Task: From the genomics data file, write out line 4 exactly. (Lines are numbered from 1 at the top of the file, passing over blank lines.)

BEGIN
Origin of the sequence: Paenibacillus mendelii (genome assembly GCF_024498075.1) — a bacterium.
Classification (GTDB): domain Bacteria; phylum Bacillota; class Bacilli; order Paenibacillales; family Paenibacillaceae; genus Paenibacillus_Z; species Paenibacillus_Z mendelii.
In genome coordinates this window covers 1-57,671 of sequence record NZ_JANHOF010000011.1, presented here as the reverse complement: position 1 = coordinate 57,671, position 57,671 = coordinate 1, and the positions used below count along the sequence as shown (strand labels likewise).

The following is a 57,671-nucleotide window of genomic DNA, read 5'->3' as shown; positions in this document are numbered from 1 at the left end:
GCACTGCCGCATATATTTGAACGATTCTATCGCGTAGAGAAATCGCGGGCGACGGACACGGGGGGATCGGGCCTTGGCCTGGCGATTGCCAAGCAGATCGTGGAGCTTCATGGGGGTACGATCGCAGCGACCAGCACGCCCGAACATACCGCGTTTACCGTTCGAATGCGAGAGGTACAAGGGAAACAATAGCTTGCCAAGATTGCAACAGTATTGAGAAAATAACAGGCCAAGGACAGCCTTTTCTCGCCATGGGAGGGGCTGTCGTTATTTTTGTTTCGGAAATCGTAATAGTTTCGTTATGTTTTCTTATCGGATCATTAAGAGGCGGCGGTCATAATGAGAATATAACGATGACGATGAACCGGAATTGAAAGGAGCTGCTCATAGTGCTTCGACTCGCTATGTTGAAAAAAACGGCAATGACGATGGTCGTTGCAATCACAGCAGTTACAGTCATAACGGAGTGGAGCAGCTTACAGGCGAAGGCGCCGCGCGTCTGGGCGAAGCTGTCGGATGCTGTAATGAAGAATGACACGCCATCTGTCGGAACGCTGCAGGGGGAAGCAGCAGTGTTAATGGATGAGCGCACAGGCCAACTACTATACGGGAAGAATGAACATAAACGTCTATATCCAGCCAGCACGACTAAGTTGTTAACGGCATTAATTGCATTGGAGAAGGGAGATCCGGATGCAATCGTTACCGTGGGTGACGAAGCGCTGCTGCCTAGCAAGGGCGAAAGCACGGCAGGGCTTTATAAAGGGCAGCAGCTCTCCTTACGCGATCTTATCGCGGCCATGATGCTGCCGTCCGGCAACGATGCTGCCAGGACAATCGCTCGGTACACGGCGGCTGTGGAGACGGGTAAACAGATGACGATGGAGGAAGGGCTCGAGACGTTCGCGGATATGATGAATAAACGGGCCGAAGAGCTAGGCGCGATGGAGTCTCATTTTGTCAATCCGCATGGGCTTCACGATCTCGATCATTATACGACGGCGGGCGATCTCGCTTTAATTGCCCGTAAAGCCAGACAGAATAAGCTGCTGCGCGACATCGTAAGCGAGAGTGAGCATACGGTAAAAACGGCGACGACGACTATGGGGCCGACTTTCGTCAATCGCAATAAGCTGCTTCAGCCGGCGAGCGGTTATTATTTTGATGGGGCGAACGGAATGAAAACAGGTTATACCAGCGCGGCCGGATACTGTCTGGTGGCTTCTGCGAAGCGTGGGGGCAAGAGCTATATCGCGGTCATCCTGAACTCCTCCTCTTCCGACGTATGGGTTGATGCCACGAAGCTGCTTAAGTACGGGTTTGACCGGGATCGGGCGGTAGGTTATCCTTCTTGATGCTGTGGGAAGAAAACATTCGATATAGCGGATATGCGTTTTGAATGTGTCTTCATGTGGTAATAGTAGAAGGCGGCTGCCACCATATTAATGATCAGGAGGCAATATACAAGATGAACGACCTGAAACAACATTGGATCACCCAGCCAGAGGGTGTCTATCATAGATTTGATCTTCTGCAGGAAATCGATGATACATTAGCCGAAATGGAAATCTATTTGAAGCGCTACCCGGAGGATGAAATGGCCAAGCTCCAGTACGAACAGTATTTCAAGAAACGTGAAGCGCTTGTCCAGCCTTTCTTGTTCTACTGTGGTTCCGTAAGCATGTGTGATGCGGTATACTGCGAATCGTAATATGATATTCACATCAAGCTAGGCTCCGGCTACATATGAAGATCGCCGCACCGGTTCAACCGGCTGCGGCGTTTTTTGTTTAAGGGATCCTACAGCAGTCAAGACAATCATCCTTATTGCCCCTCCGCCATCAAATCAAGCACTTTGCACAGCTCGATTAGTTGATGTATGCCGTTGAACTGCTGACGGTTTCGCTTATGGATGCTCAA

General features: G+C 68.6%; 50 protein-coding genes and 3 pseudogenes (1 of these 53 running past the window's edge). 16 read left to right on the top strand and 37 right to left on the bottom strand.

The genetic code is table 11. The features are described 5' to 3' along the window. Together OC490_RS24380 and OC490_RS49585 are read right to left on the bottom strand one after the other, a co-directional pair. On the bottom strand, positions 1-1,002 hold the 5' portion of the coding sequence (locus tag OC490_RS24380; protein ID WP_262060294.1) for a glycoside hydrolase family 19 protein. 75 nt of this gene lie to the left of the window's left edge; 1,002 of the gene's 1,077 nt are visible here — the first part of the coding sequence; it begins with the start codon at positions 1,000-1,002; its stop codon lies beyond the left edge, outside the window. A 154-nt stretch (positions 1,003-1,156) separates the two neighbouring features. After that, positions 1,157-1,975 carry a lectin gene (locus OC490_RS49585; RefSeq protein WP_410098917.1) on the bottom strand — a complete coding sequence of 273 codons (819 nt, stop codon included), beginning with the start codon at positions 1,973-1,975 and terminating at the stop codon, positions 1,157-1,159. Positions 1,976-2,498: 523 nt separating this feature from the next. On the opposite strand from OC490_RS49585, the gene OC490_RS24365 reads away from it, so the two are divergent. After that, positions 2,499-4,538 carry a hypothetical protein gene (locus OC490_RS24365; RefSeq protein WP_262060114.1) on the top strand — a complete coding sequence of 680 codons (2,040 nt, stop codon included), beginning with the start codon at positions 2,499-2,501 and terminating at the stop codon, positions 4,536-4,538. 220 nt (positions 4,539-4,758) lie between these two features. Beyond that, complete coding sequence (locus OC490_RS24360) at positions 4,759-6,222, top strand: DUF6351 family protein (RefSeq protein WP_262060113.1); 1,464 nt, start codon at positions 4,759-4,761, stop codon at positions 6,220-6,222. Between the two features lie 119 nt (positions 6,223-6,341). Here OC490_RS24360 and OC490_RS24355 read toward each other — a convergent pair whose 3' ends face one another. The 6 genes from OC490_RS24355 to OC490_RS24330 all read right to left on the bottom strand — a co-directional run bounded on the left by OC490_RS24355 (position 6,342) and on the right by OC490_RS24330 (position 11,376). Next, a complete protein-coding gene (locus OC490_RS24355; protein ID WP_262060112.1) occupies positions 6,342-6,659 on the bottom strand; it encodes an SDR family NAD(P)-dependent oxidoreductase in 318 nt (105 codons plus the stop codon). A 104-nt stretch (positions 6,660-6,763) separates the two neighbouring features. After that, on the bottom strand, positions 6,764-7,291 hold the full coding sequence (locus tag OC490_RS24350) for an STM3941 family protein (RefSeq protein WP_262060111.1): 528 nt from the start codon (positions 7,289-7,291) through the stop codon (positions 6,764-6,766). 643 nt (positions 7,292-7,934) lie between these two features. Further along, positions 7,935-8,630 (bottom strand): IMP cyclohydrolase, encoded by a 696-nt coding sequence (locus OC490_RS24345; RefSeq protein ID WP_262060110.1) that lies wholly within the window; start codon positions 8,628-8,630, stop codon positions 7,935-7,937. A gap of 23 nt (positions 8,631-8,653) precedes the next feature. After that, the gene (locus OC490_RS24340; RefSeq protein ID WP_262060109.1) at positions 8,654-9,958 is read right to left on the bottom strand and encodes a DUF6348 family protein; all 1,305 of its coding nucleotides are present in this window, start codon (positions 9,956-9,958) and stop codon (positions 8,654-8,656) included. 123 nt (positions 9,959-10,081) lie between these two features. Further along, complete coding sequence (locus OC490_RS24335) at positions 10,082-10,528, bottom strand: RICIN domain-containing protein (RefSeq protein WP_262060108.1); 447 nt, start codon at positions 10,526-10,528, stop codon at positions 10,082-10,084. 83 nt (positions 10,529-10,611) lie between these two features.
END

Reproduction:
The following is a 57,671-nucleotide window of genomic DNA, read 5'->3' as shown; positions in this document are numbered from 1 at the left end: